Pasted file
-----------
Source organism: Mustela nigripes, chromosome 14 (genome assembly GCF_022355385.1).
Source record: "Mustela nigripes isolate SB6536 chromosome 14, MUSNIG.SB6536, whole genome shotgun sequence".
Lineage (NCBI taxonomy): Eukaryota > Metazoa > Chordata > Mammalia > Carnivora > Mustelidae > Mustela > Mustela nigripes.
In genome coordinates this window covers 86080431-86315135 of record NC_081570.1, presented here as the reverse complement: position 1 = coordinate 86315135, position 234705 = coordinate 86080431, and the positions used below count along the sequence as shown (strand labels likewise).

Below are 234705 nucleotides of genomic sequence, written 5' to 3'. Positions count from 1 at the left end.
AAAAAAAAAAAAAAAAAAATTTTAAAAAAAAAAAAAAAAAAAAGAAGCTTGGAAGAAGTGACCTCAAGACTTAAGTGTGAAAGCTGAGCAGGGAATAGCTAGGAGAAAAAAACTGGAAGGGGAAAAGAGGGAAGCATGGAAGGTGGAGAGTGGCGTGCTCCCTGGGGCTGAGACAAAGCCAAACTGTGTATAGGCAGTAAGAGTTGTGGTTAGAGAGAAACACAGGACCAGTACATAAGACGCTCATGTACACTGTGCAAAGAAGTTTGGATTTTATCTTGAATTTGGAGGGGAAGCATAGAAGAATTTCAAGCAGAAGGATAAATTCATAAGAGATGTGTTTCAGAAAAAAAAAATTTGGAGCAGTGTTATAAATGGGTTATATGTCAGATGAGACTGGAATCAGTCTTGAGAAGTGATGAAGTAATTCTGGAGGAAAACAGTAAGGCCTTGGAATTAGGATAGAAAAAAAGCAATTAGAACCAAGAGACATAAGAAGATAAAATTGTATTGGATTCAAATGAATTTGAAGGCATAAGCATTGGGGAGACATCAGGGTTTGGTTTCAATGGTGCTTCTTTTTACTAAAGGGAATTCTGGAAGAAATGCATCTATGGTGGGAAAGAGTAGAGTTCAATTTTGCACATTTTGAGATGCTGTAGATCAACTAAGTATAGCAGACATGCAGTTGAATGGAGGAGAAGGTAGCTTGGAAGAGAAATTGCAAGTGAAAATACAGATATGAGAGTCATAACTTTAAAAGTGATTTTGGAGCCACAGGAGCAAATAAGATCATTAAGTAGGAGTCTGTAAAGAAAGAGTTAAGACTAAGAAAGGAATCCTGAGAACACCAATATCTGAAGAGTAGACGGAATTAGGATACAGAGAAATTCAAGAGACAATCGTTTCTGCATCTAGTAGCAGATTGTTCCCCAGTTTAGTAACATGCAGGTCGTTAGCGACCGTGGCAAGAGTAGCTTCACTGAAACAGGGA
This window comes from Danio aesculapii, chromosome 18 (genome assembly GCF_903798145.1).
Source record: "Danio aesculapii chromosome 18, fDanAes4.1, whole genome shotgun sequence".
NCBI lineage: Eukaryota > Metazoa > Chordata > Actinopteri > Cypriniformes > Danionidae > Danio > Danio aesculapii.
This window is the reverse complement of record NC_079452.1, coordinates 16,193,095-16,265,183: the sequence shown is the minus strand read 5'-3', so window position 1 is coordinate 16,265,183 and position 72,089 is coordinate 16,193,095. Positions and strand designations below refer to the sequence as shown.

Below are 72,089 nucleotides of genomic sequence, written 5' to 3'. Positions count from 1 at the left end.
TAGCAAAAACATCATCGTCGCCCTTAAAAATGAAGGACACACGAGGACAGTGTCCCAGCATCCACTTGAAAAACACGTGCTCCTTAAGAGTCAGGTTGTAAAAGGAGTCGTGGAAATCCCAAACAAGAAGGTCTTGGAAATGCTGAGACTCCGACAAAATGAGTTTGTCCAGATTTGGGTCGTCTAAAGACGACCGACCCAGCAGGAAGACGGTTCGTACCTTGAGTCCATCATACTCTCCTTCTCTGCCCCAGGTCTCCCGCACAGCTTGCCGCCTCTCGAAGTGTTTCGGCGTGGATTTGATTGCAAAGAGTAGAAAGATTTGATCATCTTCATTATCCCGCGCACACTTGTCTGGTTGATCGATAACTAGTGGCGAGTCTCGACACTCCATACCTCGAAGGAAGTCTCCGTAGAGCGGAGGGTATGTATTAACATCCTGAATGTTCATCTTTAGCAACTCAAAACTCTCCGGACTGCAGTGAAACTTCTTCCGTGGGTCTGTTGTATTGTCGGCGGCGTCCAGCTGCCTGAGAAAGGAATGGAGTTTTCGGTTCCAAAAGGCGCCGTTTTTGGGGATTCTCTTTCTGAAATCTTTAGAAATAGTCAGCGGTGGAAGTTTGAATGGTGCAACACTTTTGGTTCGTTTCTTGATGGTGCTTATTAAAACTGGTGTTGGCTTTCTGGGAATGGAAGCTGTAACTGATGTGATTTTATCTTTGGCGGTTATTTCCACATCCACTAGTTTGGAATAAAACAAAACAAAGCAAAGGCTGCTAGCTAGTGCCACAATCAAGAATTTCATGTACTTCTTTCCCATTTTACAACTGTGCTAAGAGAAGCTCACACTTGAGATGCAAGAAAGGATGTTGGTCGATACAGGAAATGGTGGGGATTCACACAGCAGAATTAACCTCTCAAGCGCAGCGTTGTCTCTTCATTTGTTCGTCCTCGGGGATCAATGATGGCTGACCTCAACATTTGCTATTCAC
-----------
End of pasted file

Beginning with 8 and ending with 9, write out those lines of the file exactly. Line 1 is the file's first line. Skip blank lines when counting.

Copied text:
Source record: "Danio aesculapii chromosome 18, fDanAes4.1, whole genome shotgun sequence".
NCBI lineage: Eukaryota > Metazoa > Chordata > Actinopteri > Cypriniformes > Danionidae > Danio > Danio aesculapii.